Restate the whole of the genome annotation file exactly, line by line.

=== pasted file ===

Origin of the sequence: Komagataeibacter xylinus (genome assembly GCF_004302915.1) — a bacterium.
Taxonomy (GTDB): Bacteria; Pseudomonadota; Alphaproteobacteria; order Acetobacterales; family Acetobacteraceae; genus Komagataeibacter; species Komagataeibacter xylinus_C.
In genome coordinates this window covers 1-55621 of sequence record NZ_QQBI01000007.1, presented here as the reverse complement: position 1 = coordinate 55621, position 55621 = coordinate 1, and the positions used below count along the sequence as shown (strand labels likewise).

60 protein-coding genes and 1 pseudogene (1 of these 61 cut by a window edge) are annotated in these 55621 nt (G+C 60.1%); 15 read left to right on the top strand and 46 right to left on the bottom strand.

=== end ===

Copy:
Origin of the sequence: Komagataeibacter xylinus (genome assembly GCF_004302915.1) — a bacterium.
Taxonomy (GTDB): Bacteria; Pseudomonadota; Alphaproteobacteria; order Acetobacterales; family Acetobacteraceae; genus Komagataeibacter; species Komagataeibacter xylinus_C.
In genome coordinates this window covers 1-55621 of sequence record NZ_QQBI01000007.1, presented here as the reverse complement: position 1 = coordinate 55621, position 55621 = coordinate 1, and the positions used below count along the sequence as shown (strand labels likewise).

60 protein-coding genes and 1 pseudogene (1 of these 61 cut by a window edge) are annotated in these 55621 nt (G+C 60.1%); 15 read left to right on the top strand and 46 right to left on the bottom strand.